NEXT.cc

NEXT.cc is an eco web that develops ethical imagination and environmental stewardship. NEXT.cc introduces what design is, what design does and why design is important through over 100 journeys.

Each NEXT.cc journey may be associated with scales:

and subjects:

Back to all Journeys

Truss

What is a truss? A truss is a type of triangulated stiff framework made from straight struts and ties. Struts are structural components designed to resist longitudinal compression. Ties are slender structural rods, which transfer carrying tensile loads. Struts and ties connect to top and bottom chords to create different kinds of trusses. Trusses are easily seen in bridge construction. The truss was invented by the Greeks, first for ship building, then to carry the roofs of their houses. Early trusses were made of wood, then iron. Today large span trusses are built of steel and reinforced concrete. Common truss shapes are Warren, Howe and Pratt trusses which are mainly used in bridge construction. Geodesic domes and space frames are also examples of truss structures. A very large rigid frame truss without triangulation is called the Vierendeel truss, named after its inventor, Arthur Vierendeel.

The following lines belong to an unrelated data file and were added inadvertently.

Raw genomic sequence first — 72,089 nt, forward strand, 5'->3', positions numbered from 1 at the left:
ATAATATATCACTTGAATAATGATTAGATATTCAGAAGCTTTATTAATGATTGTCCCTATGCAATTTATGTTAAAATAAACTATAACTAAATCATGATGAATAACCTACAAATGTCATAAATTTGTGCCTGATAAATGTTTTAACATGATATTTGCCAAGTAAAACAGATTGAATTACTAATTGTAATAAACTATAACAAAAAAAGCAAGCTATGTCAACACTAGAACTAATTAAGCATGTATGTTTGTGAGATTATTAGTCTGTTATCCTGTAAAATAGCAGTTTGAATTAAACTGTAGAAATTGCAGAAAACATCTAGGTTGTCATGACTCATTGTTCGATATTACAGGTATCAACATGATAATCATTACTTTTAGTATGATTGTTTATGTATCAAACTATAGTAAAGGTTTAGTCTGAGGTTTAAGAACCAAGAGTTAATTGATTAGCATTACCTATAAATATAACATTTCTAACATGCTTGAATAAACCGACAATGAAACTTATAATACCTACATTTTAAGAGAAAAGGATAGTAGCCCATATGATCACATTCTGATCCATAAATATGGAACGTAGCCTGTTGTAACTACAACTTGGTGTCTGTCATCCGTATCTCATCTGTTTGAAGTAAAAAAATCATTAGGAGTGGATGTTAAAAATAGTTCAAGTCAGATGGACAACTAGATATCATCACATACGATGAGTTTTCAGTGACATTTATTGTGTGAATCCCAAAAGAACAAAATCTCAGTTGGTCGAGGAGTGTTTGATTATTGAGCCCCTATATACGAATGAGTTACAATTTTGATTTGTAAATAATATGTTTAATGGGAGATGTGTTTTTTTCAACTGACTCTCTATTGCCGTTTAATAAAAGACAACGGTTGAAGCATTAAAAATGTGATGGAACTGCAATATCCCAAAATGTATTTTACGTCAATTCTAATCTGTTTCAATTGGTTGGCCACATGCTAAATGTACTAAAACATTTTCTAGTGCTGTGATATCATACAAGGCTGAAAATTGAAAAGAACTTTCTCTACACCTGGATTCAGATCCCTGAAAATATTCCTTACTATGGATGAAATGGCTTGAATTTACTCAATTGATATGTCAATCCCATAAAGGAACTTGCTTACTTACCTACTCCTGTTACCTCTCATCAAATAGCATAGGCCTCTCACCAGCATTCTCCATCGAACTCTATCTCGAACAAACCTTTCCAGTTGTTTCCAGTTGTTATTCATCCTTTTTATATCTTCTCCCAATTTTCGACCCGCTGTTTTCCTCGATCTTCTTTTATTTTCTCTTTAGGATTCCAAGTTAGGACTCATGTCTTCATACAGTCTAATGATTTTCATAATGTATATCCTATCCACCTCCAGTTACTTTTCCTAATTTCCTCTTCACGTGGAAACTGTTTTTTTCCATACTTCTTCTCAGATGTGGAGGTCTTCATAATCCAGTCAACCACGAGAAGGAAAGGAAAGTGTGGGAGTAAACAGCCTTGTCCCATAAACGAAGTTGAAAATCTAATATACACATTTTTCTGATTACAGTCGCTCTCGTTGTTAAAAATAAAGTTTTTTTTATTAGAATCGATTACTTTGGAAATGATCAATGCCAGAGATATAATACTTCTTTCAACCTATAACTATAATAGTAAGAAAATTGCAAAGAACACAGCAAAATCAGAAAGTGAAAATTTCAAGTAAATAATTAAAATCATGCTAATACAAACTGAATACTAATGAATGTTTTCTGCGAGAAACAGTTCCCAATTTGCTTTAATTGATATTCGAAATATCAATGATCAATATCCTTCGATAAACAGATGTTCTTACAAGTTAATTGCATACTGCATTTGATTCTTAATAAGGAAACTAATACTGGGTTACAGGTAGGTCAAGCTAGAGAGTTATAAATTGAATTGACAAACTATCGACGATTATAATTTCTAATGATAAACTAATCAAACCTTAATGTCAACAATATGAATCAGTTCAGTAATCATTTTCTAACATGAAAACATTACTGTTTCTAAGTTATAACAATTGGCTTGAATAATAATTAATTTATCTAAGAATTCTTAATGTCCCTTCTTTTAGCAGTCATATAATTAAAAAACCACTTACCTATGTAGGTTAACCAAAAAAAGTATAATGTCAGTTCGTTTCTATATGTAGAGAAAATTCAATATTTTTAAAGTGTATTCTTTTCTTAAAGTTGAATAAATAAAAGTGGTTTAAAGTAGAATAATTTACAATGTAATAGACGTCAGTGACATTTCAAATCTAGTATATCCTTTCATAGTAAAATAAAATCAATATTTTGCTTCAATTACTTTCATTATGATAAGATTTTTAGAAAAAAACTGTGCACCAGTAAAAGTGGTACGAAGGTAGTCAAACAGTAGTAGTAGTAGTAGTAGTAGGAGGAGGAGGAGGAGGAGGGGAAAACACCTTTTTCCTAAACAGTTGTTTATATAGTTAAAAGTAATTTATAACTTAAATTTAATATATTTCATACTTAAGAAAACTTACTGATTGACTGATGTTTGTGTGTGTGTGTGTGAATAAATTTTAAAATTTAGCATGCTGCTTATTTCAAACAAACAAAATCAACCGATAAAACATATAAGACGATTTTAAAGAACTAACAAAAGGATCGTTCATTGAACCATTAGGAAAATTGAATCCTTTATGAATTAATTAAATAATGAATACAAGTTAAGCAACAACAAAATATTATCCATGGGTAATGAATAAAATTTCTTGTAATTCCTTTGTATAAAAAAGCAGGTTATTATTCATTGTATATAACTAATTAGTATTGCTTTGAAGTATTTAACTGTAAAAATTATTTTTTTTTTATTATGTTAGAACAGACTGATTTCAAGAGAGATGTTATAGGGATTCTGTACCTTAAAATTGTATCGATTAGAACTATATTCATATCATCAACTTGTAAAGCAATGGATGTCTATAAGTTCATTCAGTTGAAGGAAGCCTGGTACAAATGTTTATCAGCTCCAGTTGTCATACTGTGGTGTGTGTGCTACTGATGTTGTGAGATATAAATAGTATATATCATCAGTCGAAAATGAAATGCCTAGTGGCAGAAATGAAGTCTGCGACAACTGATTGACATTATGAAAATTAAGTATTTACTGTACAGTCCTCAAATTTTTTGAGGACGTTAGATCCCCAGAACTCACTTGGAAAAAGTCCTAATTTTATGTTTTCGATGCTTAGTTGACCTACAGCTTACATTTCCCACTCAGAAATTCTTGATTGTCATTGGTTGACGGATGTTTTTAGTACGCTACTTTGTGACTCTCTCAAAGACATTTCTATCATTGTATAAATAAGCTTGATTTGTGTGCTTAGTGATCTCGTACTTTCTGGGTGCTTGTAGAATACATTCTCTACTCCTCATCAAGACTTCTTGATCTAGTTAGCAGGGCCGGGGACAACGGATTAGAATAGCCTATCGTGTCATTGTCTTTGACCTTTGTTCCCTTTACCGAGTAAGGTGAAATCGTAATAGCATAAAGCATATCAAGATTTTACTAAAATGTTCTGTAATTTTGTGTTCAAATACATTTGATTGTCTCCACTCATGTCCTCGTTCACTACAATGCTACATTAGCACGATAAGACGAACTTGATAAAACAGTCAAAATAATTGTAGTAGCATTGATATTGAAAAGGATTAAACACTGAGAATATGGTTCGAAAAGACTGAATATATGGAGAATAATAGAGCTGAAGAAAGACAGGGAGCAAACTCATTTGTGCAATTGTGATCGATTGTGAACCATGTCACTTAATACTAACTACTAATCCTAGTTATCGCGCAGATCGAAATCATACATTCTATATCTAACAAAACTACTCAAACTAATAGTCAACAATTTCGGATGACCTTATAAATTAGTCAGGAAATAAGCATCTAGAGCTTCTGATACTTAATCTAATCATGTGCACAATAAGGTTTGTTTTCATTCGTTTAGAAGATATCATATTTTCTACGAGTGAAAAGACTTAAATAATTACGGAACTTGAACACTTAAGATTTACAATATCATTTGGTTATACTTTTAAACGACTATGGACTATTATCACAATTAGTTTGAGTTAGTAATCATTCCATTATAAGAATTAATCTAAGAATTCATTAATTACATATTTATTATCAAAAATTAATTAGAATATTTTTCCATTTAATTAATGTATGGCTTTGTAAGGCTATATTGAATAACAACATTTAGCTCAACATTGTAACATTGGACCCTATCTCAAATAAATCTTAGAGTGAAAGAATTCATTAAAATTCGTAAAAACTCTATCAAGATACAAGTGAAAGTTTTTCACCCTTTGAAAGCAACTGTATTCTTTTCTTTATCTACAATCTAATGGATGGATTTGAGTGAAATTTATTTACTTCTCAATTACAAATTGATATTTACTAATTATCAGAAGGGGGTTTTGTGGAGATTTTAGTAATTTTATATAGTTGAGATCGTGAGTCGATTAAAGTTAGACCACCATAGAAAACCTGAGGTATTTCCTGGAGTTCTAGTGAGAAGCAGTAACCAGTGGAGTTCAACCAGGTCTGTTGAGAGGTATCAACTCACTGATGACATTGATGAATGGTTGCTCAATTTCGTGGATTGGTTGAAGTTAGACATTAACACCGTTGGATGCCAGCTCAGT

Triangulate a truss!

Activity 1 Find Trusses

Leave the computer and walk around your neighborhood. Look for trusses. Look for trusses in the roofs of houses and the structures of buildings. If you cannot find any good examples in your neighborhood, research some on the web. Draw at least three trusses in your journal.

Activity 2 Diagram the Loads of a Truss

Where do the loads of a truss go? Trusses carry their own weight from the top of the truss, down the members across the chords and onto the supports. Redraw your three trusses and diagram where you think the load is carried. Look at this link for assistance: http://www.pbs.org/wgbh/buildingbig/bridge/index.html

Transfer loads on trusses!

Activity 3 Build a truss and test it!

Challenge yourself. Use one sheet of 3/16" thick foam core, 24' x 36". Using only white Elmer’s glue, a matte knife and your structural design skills, build a truss that spans 30" and has a maximum of 2” bearing on each side. Cut, fold, assemble, adhere, interlock, laminate and shape the single board of foam core using the least amount of material to provide the greatest amount of capacity. Think about weight of final structural members, loading capacity resisted by members, and beauty of form.

Be a civil engineer!

Hint: the foam will fail before the paper, and the shape of the connection at the edge of the beam is critical. The beam will transfer the load immediately to the edges of the two drafting tables. The beam will compress in the top edge and will be placed in tension in the bottom.

Review

  1. A span is the:

  2. A rigid joint is:

  3. Triangulation is important in a truss because it:

  4. Trusses can be made of steel, wood and stone.

  5. Trusses can span longer distances than beams.

Explore

Back to Top

Relate